A group of bikers in Portland, Oregon, share the most unusual love of children’s bicycles. Several riders take to the hills of Washington Park every Sunday with a single mission – to speed downhill on tiny kids’ bicycles, after the sun goes down. Seasoned bikers ride at the front of the pack, while beginners follow their lead. They all take off at the same time, at the countdown ‘Three, two, one – Zoobomb!’
The unusual hobby is called ‘Zoobombing’, and it was born in Portland, one of America’s most bike-friendly cities. The ‘zoo’ denotes the fact that participants start at a spot near the Oregon Zoo, from where they speed downhill, while ‘bomb’ is a term used to describe biking downhill at very high speeds.
In zoobombing, the most glorious riders have the smallest wheels. The ideal size is the 12-inch, designed for use by three-year-olds. Those who aren’t comfortable with wheels so small prefer to ride 16 and 20-inch wheels. “On a tiny bike, you feel like you’re going faster,” said April Cox, a 16-incher who has been zoobombing for the past nine years.
Most zoobombers can reach speeds of 35 to 50 miles an hour, depending on the road and equipment used. While traditionally only child-size bicycles were used in zoobombing, in recent times, some riders have broken the mold – they’ve brought in gravity bikes without pedals or chains, skateboards, rollerblades and seated scooters. Of course, everything is still kiddy size.
Zoobombers are generally thrill-seeking bikers aged between 20 and 40 years old, but even older riders sometimes take part in the action. All zoobombers claim to feel much younger when they ride: “When I’m at zoobomb, I’m 12,” said Jonah Dunbar, a three-year veteran.
“We’re kind of the most badass thing you can be without having any discernible talent,” said Dave Terry, self-proclaimed caretaker of zoobombing. “It’s the original open source bike club. To our knowledge it’s the biggest bike club in the world. It’s open to anyone over 18 who is ready to have fun, be safe, be responsible and just have an unbelievable downhill bicycle ride that is rivalled by few, few places in the world.”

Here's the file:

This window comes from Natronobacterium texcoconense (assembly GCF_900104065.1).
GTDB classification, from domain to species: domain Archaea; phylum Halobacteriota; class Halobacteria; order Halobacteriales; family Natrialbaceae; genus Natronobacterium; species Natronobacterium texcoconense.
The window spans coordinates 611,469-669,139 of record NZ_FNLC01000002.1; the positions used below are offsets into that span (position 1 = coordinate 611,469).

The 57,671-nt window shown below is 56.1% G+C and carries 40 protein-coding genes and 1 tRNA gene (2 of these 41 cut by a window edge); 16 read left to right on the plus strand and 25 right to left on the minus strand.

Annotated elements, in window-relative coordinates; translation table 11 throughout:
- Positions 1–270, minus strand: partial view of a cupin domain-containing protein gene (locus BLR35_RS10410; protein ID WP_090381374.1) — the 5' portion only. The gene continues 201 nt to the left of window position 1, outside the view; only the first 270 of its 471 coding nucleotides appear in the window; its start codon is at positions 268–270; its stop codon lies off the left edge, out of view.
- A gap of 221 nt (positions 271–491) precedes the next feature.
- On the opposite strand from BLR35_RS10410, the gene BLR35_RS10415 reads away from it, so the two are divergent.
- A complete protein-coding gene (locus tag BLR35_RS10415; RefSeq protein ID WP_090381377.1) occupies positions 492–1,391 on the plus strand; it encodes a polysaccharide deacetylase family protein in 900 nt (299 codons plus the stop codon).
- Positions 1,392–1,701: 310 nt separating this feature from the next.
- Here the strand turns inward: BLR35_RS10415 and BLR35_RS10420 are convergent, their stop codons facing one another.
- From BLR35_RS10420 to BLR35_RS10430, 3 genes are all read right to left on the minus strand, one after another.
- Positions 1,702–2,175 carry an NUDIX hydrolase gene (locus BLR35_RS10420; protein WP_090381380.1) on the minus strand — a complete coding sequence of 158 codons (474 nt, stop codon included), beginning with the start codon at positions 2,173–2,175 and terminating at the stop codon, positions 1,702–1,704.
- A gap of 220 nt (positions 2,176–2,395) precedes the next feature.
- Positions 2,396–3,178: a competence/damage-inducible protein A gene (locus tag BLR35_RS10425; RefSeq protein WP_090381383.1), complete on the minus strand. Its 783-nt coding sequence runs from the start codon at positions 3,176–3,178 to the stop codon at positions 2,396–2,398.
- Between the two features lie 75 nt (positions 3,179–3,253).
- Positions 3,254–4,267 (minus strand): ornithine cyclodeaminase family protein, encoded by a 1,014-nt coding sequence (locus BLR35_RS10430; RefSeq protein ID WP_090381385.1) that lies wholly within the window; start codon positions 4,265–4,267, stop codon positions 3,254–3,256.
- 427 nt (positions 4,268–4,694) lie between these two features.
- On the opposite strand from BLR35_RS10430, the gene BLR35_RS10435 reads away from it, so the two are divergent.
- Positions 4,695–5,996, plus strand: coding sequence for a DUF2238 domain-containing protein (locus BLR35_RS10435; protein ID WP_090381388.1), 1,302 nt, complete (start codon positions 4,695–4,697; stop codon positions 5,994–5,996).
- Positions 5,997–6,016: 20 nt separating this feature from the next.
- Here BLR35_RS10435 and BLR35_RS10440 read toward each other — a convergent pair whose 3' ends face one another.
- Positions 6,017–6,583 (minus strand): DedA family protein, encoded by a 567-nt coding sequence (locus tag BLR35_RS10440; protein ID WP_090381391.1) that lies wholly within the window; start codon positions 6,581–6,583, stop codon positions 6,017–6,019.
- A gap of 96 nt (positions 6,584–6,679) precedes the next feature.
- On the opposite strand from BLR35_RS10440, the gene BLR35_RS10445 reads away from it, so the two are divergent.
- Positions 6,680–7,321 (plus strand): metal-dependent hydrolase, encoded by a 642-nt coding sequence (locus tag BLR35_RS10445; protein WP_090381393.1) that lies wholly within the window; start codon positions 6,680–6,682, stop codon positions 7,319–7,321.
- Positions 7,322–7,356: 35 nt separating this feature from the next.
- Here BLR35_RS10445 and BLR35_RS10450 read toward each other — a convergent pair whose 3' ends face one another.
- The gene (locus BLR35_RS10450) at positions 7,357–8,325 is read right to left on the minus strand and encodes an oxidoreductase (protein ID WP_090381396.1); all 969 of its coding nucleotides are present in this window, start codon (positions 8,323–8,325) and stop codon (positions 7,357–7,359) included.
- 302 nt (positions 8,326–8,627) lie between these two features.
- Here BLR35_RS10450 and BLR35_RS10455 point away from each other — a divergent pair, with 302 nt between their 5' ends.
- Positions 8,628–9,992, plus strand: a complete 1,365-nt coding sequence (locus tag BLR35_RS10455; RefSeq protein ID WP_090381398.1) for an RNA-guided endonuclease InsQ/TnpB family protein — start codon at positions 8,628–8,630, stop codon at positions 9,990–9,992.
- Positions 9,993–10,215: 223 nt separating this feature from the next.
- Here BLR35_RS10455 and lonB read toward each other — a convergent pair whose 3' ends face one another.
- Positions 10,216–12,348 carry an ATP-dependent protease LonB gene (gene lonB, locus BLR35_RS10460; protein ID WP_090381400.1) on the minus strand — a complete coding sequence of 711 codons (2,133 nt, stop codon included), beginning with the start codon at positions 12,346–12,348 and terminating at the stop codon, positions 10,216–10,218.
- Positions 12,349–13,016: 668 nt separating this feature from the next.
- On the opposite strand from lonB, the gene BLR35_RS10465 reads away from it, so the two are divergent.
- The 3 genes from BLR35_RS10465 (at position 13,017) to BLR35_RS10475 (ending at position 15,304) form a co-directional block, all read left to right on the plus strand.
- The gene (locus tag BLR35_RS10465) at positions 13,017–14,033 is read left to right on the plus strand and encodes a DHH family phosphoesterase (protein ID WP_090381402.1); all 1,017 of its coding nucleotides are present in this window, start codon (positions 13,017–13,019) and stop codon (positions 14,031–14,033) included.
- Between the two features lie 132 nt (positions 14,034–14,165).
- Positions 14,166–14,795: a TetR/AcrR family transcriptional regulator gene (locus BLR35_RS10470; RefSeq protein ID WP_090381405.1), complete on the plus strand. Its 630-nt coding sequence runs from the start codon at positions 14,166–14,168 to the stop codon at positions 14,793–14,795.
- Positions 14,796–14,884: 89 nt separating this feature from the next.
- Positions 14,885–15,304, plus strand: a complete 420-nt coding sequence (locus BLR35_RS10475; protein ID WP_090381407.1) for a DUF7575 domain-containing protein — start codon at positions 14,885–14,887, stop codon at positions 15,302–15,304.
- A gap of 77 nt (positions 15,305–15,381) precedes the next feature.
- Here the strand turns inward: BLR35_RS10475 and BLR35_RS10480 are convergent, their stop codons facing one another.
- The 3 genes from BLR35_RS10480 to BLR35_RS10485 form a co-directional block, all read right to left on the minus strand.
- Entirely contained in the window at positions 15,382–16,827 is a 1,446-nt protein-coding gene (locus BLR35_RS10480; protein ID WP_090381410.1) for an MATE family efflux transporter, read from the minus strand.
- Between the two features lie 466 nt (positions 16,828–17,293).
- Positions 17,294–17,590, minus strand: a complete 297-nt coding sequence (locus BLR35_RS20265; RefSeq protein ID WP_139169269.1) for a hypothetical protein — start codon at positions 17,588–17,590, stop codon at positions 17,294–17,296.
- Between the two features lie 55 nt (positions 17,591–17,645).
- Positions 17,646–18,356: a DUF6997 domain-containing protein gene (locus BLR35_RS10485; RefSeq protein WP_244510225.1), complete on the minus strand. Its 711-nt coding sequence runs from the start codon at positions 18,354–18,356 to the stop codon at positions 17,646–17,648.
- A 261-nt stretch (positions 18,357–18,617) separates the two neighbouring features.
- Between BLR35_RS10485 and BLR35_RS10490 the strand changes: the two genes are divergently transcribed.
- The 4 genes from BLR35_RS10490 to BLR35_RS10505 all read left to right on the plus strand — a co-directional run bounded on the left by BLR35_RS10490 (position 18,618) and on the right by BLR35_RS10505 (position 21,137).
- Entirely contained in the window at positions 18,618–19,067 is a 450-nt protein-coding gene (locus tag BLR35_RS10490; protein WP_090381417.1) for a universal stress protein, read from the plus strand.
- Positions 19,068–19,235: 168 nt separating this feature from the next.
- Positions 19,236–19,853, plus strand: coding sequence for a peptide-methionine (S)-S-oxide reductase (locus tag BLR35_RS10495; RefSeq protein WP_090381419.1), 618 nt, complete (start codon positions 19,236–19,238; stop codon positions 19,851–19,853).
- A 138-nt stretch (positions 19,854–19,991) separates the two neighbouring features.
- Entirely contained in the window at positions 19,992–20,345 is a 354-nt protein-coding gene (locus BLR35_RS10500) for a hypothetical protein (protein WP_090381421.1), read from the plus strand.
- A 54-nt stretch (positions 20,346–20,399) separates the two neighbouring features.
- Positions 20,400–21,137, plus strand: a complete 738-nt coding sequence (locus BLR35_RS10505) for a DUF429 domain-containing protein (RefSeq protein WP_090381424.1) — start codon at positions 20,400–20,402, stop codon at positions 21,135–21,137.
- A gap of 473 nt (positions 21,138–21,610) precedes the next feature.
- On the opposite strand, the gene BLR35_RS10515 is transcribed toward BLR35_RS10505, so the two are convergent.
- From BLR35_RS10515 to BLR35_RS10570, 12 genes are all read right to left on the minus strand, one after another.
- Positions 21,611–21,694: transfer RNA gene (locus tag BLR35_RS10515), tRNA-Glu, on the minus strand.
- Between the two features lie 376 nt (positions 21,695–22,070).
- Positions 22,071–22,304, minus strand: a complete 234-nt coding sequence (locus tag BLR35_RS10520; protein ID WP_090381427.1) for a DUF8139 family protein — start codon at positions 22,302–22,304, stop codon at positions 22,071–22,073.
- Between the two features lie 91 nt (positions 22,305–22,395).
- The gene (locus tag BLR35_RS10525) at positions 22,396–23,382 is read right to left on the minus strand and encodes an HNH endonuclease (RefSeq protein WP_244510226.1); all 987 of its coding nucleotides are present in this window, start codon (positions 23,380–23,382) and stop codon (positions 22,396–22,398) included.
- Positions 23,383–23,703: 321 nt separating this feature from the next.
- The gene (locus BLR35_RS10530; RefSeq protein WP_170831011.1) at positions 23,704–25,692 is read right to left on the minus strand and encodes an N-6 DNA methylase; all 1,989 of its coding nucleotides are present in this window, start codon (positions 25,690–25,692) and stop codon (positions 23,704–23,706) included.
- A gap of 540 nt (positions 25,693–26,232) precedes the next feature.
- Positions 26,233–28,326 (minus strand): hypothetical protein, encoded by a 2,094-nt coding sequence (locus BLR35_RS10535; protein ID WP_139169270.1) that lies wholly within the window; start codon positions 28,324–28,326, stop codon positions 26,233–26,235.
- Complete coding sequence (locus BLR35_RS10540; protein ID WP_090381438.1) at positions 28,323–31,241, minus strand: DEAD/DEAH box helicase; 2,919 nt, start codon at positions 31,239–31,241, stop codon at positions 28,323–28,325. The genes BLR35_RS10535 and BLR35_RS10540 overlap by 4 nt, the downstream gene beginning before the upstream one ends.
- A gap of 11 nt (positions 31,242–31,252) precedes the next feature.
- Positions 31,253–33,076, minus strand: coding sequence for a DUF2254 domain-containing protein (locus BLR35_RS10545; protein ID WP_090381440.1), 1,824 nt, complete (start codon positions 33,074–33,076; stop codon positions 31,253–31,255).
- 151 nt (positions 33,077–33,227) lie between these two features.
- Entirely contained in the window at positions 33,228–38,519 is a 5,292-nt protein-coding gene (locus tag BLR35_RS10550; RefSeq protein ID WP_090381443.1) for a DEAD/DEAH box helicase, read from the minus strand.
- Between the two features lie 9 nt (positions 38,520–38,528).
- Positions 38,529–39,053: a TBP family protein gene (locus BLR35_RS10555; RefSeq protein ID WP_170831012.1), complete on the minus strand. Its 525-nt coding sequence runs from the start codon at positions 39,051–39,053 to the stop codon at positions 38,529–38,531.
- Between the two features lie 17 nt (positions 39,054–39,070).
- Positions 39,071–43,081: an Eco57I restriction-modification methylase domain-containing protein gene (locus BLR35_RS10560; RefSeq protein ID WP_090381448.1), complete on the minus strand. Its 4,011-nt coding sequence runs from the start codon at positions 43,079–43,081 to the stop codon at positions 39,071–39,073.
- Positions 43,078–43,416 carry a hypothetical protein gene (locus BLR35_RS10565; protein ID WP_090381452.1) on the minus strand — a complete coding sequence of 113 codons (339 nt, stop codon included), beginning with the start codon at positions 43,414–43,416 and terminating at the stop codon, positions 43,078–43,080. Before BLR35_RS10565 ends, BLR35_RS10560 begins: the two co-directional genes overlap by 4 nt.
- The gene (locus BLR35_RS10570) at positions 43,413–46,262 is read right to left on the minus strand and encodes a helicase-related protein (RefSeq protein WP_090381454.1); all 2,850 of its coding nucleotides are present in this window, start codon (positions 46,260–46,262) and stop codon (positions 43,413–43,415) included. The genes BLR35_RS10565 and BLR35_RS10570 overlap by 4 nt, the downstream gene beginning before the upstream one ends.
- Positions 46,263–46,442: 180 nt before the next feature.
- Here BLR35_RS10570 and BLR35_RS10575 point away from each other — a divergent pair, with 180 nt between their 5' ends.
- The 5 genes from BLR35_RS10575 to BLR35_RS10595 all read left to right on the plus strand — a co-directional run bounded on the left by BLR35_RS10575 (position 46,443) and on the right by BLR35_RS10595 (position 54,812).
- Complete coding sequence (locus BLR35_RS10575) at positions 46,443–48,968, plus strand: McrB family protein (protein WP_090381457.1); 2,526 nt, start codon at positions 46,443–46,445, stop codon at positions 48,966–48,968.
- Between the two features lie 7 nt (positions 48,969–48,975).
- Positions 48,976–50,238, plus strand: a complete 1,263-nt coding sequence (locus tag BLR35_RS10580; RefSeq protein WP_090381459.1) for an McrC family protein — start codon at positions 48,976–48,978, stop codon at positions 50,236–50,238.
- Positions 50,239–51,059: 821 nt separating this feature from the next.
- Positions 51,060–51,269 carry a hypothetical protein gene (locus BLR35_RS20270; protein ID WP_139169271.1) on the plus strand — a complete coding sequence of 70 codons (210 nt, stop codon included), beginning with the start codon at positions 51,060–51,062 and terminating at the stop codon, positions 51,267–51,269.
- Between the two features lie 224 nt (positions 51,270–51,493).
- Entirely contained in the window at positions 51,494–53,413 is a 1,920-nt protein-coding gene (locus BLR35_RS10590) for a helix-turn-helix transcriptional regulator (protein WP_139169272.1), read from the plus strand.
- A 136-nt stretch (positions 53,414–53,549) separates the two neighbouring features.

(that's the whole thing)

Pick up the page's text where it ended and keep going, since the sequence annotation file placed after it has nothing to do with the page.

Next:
When zoobombing first started, the city didn’t really know what to make of it. This, in spite of the fact that bikes are used for over 6 percent of all the commutation in Portland. There used to be some tension with the owners of businesses near a rack where the zoobombers parked their bikes. But everything changed five years ago, when the Mayor erected a monument in the city honoring zoobombers – a structure that doubles as an official storage unit for little bikes.
The official storage is called ‘The People’s Bike Library of Portland’, or simply ‘the Pile’. Kiddy bicycles remain locked at the Pile all week until Sunday, which is zoobombing day. Terry, the official ‘librarian’ tends to the bikes and lends them out to bikers. While regulars prefer to bring their own, he has supplied bikes over 5,000 times to novice zoobombers. “I like to think of myself as the caretaker and guide for this activity that I love so much,” he said.
“There’s no routine, it’s absolutely chaos,” he added. “You know, we don’t have a uniform like all the other bike clubs. The agenda is – grab bikes, go to the top of the biggest hill anywhere that we can find, and ride down at very appropriate speeds.”
The rules for zoobomb are really quite simple – no violence, no alienating women, and no riding that puts others at higher risk. The riding starts at 11:00 pm, and the zoobombers get to choose between different routes like the ‘Newbomb’, the ‘Mid Burnside’, the ‘Big Burnside’, ‘Hellway’ and, the most treacherous, ‘K2’.
There are a few safety protocols in place while zoobombing as a group. “If you see a car on a blind turn, yell, ‘Car!’ If you see a police officer, yell, ‘Pepper!’” said Terry. Even so, there’s generally a medic riding at the back of the group; as Terry puts it: “Seasonally, you’re going to get hurt.”
But zoobombing is actually pretty safe, according to Sgt. Pete Simpson, a spokesman for the Portland Police Bureau. He has never come across any serious incidents of people getting hurt or property being damaged by the bikers, and he said that the participants pretty much police themselves.
April Cox said that zoobombing has changed her life. “I’ve stayed in shape,” she said. “It’s been a very grounding thing.”
“It’s the funnest thing to do in Portland,” agreed medical expert Katie who rides at the back. “Actually, anywhere,” she added as an afterthought.